Australian comms agencies perceive diversity as not urgent

Of note. Any views on how this compares with Canada?:

A new study by the Framework for Agency Inclusion and Representation (FAIR) and comms agency Think HQ showed that Australian comms agencies are falling behind on diversity practices. While awareness appeared to be high, qualitative findings showed that there were inconsistencies on knowledge and implementation in the workplace as well as in client work and advisory.

The survey, which used 131 responses from the country’s comms industry, found that while all respondents are quite aware of broader diversity and inclusion principles that initially focused on gender, many have limited understanding, much less a focus on cultural diversity. Most of them were aware of the cultural diversity of the Australian population, but do not see the urgency or importance of integrating it in their business operations enough to equate it with business success.

For example, one respondent suggested that they do not see integrating cultural diversity matters in their business as essential because “people are succeeding without it”. The respondent added: “We still seem to be progressing well adapting and being so people don’t see the urgency of the need.”

Another respondent said that diversity in the workplace is not a priority for them because it isn’t tied to their KPIs. Yet another respondent said that multiculturalism in comms work is ‘niche’ whether communicating to Australian-born audiences or residents with migrant backgrounds. “I don’t think it is so much about making your communication sharper for… culturally diverse audiences because they are too niche,” this person said.

In terms of hiring, the interviewees acknowledged the lack of communication practitioners with culturally diverse backgrounds. A few of them who recruited from England had the propensity to count those hires as part of the ‘culturally diverse’ cohort. A majority of respondents quoted that some 20% of their staff have a culturally diverse background but when further probed, they indicated that the number could have included British, who are not considered culturally and linguistically diverse.

One respondent said: “If I think about my career today, it’s predominantly been in agencies with privileged white people, private school-educated, tertiary education.”

While ‘positive discrimination’ was quoted as a way to recruit more culturally diverse talent, many respondents also mentioned that second- and third-generation Australians do not necessarily want to be identified based on their ethnicity or ancestry. This appears to be a conundrum that many recruiters or leaders still face in Australia.

Here are a few charts that reflect findings from the study:

Source: Australian comms agencies perceive diversity as not urgent

Federal ‘unmuzzling’ has gone beyond government scientists with scrapping of Harper-era system

The real test will come when someone ‘screws-up’.

There will still be need for coordination and heads-up. But most public servants have the sense of what is appropriate and what it not:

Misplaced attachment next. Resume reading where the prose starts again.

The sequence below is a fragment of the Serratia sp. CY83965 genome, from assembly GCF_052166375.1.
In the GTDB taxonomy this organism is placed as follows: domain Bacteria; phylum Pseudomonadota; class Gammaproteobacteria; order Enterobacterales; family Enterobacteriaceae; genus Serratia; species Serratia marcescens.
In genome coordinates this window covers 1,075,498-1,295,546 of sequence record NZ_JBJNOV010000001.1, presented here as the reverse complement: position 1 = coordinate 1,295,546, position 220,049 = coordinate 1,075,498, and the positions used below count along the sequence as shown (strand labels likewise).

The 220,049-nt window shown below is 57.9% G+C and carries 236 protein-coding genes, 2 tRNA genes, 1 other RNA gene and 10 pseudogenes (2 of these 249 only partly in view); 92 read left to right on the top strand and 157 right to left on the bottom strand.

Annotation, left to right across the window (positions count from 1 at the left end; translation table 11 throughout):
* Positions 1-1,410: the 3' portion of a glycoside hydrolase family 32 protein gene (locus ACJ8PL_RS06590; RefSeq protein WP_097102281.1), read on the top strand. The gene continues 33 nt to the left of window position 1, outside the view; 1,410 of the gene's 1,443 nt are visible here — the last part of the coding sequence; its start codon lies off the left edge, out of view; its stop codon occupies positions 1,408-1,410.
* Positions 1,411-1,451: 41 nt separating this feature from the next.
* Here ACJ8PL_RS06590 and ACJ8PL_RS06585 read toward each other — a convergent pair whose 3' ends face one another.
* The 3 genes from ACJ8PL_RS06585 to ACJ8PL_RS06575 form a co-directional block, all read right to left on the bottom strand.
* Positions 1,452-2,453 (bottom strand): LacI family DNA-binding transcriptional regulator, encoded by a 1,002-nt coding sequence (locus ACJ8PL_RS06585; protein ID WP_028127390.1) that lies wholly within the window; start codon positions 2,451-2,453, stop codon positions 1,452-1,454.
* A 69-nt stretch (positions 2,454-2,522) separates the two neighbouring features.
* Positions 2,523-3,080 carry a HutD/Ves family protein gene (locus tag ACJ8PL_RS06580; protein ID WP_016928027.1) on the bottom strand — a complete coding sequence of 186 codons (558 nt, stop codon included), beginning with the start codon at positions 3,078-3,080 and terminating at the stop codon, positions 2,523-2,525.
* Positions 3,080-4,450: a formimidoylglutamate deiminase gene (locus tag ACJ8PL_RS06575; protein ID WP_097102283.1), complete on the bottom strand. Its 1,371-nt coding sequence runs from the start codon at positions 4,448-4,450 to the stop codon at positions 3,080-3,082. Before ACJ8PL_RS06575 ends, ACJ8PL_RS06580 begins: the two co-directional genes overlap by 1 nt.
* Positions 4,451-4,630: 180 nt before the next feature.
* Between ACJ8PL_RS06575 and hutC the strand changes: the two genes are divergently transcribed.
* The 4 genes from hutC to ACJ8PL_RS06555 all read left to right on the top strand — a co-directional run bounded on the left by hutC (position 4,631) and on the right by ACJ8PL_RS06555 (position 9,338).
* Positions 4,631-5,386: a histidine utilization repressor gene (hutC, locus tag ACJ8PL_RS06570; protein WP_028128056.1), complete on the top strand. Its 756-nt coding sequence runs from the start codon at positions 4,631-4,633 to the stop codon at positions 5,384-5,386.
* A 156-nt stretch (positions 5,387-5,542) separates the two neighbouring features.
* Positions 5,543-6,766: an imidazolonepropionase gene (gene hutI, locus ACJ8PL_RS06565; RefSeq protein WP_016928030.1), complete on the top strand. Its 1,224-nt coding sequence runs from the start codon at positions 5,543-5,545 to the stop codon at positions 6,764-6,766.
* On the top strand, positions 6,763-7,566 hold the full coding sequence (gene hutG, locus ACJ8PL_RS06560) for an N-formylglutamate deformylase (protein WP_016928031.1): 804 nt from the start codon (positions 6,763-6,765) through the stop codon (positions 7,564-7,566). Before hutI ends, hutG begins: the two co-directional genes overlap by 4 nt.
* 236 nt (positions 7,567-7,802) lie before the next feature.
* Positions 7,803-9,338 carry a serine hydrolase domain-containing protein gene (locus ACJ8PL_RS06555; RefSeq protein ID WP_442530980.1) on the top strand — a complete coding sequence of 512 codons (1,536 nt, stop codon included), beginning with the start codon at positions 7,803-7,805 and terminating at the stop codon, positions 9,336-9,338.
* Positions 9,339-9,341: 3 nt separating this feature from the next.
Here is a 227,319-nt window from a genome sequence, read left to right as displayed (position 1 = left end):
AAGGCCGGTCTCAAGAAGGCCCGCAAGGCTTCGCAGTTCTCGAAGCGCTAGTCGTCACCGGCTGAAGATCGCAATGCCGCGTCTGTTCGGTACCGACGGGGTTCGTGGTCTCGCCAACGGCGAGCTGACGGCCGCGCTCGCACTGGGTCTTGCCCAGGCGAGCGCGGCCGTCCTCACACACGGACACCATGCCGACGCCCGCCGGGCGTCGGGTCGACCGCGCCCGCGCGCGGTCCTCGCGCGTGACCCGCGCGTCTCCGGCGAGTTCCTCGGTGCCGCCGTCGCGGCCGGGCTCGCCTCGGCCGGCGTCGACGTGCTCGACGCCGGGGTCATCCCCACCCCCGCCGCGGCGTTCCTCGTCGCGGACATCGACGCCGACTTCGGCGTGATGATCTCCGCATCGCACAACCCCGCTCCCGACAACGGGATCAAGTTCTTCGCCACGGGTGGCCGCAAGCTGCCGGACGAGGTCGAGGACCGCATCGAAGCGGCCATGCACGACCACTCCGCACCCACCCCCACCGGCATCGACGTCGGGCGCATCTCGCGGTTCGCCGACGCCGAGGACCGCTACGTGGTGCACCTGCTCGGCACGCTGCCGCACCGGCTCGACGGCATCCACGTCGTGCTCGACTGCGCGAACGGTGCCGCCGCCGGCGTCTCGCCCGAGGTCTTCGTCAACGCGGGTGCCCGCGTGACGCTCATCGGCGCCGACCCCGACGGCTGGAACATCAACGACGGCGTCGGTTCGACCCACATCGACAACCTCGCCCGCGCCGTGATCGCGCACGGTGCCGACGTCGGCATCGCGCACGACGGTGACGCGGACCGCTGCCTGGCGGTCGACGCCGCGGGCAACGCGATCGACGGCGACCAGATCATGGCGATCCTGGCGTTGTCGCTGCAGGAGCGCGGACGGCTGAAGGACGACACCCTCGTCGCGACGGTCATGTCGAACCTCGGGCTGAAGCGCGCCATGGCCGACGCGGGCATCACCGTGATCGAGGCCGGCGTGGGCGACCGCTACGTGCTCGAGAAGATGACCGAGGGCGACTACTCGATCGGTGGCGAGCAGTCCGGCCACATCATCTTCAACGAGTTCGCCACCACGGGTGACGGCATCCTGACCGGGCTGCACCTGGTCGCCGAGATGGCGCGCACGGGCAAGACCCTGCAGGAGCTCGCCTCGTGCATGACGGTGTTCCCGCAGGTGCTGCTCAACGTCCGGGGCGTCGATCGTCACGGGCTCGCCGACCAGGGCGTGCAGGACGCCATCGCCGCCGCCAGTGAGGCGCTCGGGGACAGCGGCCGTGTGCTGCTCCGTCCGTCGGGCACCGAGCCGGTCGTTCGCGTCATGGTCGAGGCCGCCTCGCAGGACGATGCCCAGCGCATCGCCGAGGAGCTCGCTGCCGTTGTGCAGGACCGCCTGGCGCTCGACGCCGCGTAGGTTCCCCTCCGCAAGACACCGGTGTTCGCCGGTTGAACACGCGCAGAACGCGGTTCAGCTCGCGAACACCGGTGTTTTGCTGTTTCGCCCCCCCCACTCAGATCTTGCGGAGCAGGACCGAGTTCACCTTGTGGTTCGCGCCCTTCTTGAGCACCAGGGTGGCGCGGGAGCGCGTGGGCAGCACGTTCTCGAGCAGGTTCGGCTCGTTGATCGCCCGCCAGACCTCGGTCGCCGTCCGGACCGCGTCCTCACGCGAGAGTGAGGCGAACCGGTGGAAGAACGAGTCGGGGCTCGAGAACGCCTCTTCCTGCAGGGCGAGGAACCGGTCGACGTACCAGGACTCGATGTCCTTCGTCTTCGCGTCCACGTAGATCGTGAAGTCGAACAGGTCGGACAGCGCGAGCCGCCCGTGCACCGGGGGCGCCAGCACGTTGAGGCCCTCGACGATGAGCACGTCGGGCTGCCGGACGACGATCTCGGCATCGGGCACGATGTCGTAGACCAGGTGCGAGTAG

The Liberal government has scrapped the elaborate system Conservatives were using to organize central message control within the government, replacing it with… nothing, according to the Privy Council Office.

It’s not just the scientists who’ve been unmuzzled. Anyone in the government who wants to organize a public event, or speak at one — and anyone who wants to talk to journalists — is affected by this change in policy.

The PCO, which acts as a support to Prime Minister Justin Trudeau and his cabinet, confirmed the shift this week.

Under this government, it is no longer using documents called “Message Event Proposals,” which came into practice under Stephen Harper’s Conservatives, to vet events and media requests across the federal government. The documents “have not been replaced with something new,” said spokesperson Raymond Rivet.

“The PCO’s new communications process looks like another positive step,” said Debi Daviau, president of the Professional Institute of the Public Service of Canada.

The union represents about 57,000 government scientists and other professionals, mainly at the federal level of government. It has been one of the most vocal advocates for the government “unmuzzling” its scientists.

Though she said there’s clear support for science from the Liberal government, Daviau warned that policies and directives are always at the whim of the government of the day, noting a “chill” under Harper.

“A lot of work needs to happen so that science is never silenced again by a federal government. What we need now is to safeguard it from future attacks and ensure we are consistent across government departments,” Daviau said.

Despite the shift at PCO, Rivet noted some departments might still use Message Event Proposals or similar products internally.

“Departments and ministers are responsible for their own communications, though co-ordination remains important,” said Olivier Duchesneau, a spokesperson for Trudeau. Some inquiries are still flagged to the PCO when more than one agency or department is involved, Rivet added.